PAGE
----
The cauls I’m using here are actually all that remained from a coffee table we got from World Market. A lot of their furniture is made of Rubberwood. When Rubberwood trees are finished providing latex, after 20 to 30 years, they used to be burned. Now they are being used in furniture, especially those in the plantations in Asia. What I saw of the wood in this furniture (that I destroyed and used for cauls) is that the colour could be interesting, but not necessarily pretty. It’s a fairly tight grain and not as splintery as Red Oak. It works easily with hand tools and sands well. Since the colour can be kind of offputting, it’s usually heavily stained.

Just as I was getting ready to start my dry fitting of the frame, the temperature dropped and I was forced indoors. This is where I had to be creative and compromise on some things that I would normally do. Without a large surface on which to rotate, flip, support, and clamp, I had to make sure that I had clearance whenever I wanted to move the chair because the clamps might bang into or damage something in the room. This meant that my clamping was not as aggressive as I would have liked and eventually required modification (fixing).

Once again, the 1/4 sawn Red Oak was beautiful.

I made sure to get the medullary rays to flow away from the chair on each arm. Kind of a nice effect.

This is where we moved once again, so the next piece of the puzzle was done at the aparment. Here I started with the seat frame, doing the same weaving and materials as last time. If something works, go with it.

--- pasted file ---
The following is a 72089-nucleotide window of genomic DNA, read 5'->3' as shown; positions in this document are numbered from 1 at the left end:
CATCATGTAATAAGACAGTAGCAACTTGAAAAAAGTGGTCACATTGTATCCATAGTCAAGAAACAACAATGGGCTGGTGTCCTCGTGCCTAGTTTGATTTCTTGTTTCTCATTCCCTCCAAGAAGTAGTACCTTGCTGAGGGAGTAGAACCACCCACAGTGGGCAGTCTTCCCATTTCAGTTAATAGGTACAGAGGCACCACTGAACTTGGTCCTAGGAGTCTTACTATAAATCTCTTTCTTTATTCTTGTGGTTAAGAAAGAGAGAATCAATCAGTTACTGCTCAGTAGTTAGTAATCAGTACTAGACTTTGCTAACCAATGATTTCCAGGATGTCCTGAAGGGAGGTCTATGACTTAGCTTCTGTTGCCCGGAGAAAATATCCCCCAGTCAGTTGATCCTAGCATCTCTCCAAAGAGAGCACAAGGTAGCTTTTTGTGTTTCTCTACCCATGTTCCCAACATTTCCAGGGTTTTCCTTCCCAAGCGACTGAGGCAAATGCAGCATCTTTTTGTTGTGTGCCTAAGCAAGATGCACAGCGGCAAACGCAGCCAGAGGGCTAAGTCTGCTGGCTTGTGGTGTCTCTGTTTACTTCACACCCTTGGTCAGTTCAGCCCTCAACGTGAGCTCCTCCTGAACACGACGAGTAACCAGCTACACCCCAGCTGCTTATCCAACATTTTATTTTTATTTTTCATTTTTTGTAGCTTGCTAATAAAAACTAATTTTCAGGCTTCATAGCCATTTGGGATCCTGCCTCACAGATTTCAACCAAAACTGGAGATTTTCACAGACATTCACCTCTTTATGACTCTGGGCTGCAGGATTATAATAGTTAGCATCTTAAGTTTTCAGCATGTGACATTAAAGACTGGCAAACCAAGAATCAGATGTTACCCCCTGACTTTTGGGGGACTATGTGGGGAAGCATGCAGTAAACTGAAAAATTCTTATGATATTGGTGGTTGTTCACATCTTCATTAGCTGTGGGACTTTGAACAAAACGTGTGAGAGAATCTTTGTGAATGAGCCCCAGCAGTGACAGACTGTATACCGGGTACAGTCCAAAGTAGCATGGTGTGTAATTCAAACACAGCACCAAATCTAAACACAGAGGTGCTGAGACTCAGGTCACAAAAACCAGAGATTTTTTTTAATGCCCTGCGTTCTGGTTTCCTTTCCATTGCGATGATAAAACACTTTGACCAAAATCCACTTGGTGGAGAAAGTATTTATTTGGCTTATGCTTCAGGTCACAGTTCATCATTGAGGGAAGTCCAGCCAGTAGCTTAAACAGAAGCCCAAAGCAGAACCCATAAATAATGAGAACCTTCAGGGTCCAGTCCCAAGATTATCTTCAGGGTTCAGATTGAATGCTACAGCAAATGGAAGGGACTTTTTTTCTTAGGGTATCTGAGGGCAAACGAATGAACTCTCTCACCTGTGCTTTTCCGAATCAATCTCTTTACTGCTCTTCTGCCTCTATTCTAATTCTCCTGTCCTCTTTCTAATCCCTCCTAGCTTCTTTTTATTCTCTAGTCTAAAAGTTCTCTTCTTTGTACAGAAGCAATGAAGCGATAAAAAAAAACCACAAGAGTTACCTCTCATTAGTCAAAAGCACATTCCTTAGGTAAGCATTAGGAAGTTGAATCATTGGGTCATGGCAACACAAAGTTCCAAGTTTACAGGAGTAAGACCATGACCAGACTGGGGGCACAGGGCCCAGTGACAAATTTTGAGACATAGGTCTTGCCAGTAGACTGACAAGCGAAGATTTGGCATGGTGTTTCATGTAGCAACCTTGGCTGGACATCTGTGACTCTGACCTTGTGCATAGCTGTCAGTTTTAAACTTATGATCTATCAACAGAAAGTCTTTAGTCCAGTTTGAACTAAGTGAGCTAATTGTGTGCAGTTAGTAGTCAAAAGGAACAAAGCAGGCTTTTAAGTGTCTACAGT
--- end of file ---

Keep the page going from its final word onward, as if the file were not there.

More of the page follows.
Using my saw benches to clamp the seat frame. This is most certainly not an optimal setup as the saw benches are not heavy enough to keep the frame still while weaving.

I really miss my workbench right now. 

A closer look at the weaving. I talk more about this on the Prairie Settle post, but I got the idea from one of the plans I purchased and then just modified it a bit for my situation. It’s a simple over under through the warp lines. I used the same twisted sisal that I had before as it is a natural fibre. I did not want to use nylon or anything similar. The only bad thing about working with this twine is that it’s rough on the hands and on the fabric. The upholsterer that we used for this piece came up with a wonderful solution that you will see later.

This shows the clinching I used instead of tacks or nails. In this particular situation, the clinches work better than any tacks or nails. I will definitely use this again on future builds. I did the same on the Prairie Settle and the seat frames did not come loose or need tightening at any time over the years of heavy use.

This shows the clinching for the warp line.

The finished seat frame.

We used Niola Furniture Upholstery in Bloomington, MN for this project. He did an awesome job and even wrapped the seat frame to protect the cushion from the sisal
twine.

With the cushions.
And in the real light.

The medullary rays do still pop.